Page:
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VOLUME 14 , ISSUE 2 ( March-April, 2022 ) > List of Articles

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Assessing the Need for a Population-based Screening for Thalassemia in Pregnancy: Systematic Analysis of Evidence from Uttar Pradesh

Ayesha Ahmad, Fareha Khatoon, Amrita Singh, Shweta Kumari

Keywords : Down syndrome, Genetic disorders, Neural tube defects, Thalassemia, Uttar Pradesh prevalence

Citation Information : Ahmad A, Khatoon F, Singh A, Kumari S. Assessing the Need for a Population-based Screening for Thalassemia in Pregnancy: Systematic Analysis of Evidence from Uttar Pradesh. J South Asian Feder Obs Gynae 2022; 14 (2):218-222.

DOI: 10.5005/jp-journals-10006-2018

License: CC BY-NC 4.0

Published Online: 21-06-2022

Copyright Statement:  Copyright © 2022; The Author(s).


Abstract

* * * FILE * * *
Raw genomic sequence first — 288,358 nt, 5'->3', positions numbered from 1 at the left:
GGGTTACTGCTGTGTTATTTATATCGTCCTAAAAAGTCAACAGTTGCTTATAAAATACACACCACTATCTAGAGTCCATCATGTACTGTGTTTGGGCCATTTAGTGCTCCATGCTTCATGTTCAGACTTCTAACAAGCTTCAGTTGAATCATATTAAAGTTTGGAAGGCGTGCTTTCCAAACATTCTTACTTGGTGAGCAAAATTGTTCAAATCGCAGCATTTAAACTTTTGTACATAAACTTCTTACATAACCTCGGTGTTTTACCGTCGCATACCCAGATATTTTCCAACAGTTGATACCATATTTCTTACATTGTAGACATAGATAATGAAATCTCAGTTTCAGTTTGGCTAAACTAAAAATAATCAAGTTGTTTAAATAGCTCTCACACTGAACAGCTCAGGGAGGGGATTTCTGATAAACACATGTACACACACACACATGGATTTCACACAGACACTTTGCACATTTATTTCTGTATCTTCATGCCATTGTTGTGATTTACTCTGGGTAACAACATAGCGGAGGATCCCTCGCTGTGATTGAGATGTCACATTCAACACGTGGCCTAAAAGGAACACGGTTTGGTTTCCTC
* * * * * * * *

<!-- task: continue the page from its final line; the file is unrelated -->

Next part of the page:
Introduction: Thalassemia and other structural variants of hemoglobin are among the commonest hereditary disorders in India. They pose a great burden on the existing health resources with an estimated 300,000–400,000 babies born every year with a major hemoglobin disorder. The best strategy for reducing the burden of thalassemia is prenatal screening. However, there are no existing universal guidelines for thalassemia screening in pregnancy. This study was planned to evaluate the extent of published work on the subject in the state of Uttar Pradesh (UP), in order to suggest recommendations for the same. The aim of this study is to examine the data on prevalence of thalassemia in the state of UP, find out the cost burden of treating patients with thalassemia major, and to assess data on knowledge, attitude, and practices (KAP) among healthcare professionals dealing with antenatal women with regard to thalassemia screening. Methodology: The study was planned as a systematic review with literature search done using relevant MeSH terms as well as Free-text terms to run a search. The papers were assessed for relevant questions on prevalence, cost analysis, and KAP, from the state of UP. Results: Studies were limited in the designated research period with varying prevalence. Much of the data has the bias of being hospital based which precludes to the assessment of actual prevalence in the state. There are no studies on knowledge, attitude, and practices of healthcare professionals involved in antenatal care with respect to thalassemia. Only one study has looked into the detailed aspects of socio-economic burden imposed on the family due to a member affected by thalassemia major. Conclusion: There is significant economic impact caused by having a thalassemia sufferer in the family. However, the approximate financial burden is difficult to estimate because we have lack of sufficient studies on the subject. There are no studies on knowledge, attitudes, and practices of healthcare practitioners dealing with antenatal women with regard to thalassemia screening and management.


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